Despite the beautiful people and places that exist on the island, it is actually a simmering pot of conflicting ideologies  Stuart says it is this fact that led him to direct “Better Mus’ Come”. It is an attempt at tracing Jamaica’s current problems to their source.

Sheldon Shepherd and Nicole Sky Grey

Nicole Sky Grey & Sheldon Shepherd

“Understand what happened in 2010 with the Dudas Coke extradition (extradited to the United States on cocaine smuggling and arms dealing charges) and state of emergency is a similar issue we keep having to deal with year after year, decade after decade,” he continued. “In order to better understand where we’re at you have to analyze where this formula is coming from. So, that’s why you have to back to the source and make a film about that.

“It’s really about the pursuit of happiness. I love to use that because I love that quotation. Life is like you’re chasing. You’re always on the grind to be happy. Sometimes, you don’t realize it until it’s too late. You have to centralize yourself,” said actor Sheldon Shepherd when asked of his take on the central theme of “Better Mus’ Come”.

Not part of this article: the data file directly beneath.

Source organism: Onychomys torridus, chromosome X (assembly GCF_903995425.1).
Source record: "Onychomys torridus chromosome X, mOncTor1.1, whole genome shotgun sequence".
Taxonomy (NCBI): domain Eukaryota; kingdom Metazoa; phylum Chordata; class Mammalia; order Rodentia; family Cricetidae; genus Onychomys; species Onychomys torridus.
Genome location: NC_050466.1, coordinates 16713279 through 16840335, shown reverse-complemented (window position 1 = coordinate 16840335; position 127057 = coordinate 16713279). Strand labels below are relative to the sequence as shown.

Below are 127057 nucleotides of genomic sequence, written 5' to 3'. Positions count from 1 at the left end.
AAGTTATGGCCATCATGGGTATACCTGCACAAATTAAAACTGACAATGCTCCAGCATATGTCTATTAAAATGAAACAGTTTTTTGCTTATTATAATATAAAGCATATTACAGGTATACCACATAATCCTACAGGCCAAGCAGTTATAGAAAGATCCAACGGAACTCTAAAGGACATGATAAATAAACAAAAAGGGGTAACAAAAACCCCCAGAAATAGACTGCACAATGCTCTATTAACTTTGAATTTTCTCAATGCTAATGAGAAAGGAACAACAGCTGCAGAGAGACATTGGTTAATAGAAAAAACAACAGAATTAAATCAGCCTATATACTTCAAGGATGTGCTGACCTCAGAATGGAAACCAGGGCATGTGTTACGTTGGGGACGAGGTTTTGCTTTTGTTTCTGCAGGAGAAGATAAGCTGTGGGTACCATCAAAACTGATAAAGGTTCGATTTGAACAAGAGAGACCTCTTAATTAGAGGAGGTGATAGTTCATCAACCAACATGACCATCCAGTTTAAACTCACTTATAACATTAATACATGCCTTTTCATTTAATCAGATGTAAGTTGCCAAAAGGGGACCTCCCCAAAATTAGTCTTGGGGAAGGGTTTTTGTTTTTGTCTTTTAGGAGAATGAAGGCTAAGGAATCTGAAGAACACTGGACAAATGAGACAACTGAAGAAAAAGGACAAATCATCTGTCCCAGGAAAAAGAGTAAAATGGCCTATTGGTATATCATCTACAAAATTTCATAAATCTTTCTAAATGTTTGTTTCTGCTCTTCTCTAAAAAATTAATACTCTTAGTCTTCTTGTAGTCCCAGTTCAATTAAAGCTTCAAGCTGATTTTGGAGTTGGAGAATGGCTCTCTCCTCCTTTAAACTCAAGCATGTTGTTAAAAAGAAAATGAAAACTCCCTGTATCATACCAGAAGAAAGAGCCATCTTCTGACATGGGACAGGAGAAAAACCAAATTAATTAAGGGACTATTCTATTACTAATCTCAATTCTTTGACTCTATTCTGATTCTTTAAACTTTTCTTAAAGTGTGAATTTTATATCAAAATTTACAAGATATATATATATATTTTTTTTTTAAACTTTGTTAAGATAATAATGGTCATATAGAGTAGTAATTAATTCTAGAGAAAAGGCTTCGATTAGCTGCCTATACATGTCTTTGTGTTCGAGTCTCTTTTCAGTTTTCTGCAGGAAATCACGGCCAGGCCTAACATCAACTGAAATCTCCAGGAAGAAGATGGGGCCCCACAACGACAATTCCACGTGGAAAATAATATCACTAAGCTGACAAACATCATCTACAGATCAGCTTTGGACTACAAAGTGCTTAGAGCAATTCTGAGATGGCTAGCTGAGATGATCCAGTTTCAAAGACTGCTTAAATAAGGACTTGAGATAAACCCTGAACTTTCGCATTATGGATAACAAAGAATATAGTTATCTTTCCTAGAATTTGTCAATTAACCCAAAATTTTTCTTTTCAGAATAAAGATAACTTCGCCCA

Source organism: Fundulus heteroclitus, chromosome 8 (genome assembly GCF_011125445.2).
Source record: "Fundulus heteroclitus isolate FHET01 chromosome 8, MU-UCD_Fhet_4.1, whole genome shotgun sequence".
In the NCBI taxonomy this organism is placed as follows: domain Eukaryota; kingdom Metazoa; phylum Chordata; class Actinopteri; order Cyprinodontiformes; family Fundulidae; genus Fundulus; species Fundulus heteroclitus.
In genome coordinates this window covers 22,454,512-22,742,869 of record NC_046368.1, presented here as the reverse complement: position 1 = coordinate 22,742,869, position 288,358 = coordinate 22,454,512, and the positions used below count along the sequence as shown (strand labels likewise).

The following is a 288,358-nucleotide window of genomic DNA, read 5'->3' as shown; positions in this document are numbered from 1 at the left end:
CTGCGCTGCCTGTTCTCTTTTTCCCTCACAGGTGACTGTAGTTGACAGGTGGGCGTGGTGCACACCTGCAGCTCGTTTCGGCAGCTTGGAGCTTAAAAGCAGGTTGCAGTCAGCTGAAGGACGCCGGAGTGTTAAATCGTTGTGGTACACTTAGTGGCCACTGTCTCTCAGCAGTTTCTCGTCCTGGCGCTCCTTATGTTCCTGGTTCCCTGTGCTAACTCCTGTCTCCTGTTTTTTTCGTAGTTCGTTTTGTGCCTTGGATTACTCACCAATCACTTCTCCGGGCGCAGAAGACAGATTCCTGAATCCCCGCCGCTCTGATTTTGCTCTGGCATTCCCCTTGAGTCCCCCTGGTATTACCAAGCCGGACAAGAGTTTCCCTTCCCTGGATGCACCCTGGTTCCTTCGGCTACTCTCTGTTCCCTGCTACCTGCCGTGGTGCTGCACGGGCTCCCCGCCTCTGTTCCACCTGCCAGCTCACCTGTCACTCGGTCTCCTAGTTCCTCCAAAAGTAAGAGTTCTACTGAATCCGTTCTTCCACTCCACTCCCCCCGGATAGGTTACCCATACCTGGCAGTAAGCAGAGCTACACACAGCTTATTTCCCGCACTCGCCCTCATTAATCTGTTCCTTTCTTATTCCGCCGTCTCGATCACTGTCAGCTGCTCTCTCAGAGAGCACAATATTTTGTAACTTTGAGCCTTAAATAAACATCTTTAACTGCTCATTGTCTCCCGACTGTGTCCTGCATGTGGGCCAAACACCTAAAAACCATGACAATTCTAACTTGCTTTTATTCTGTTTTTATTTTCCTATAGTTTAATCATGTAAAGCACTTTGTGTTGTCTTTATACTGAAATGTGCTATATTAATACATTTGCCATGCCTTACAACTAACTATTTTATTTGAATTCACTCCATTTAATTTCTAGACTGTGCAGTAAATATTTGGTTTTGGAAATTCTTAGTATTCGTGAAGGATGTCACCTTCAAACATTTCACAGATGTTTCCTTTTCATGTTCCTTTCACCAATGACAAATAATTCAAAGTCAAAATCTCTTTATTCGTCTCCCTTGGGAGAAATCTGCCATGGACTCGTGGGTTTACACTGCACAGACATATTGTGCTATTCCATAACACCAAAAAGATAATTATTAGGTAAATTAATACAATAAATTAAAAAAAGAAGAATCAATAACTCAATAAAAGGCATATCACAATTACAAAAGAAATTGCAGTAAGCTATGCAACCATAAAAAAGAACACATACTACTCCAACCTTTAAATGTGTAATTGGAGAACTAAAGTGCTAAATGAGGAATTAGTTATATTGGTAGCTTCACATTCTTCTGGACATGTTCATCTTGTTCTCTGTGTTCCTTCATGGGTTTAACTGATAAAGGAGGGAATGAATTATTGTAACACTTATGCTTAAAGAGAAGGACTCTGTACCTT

“Nothing is new. You can only improve upon the wheel, seen? Every society deals with poverty, every society deals with politics and it all started from when we came here as slaves. Independence is a farce. We don’t have nothing. You bring me up, I have nothing, and you give me a church, you give a God, and you give me a set of laws and say ‘All right, you go run things now.”
“After years of being mislead, after years of mis-education, after years of oppression how am I supposed to find my way in the darkness even if you give me a flashlight? Metaphorically speaking. So, no matter where you go, you have tribal wars with people setting blacks against each other.

We’re the minority, in quotations. It’s a long story if I go Africa, but ‘Better Mus’ Come’ deals with it directly and indirectly. There is a riddle within the title ‘Better Mus’ Come’. One may ask ‘How does better come?’ I’ve never seen a film like this, one that just pinpoints the problem.”

Storm Saulter

Director Storm Saulter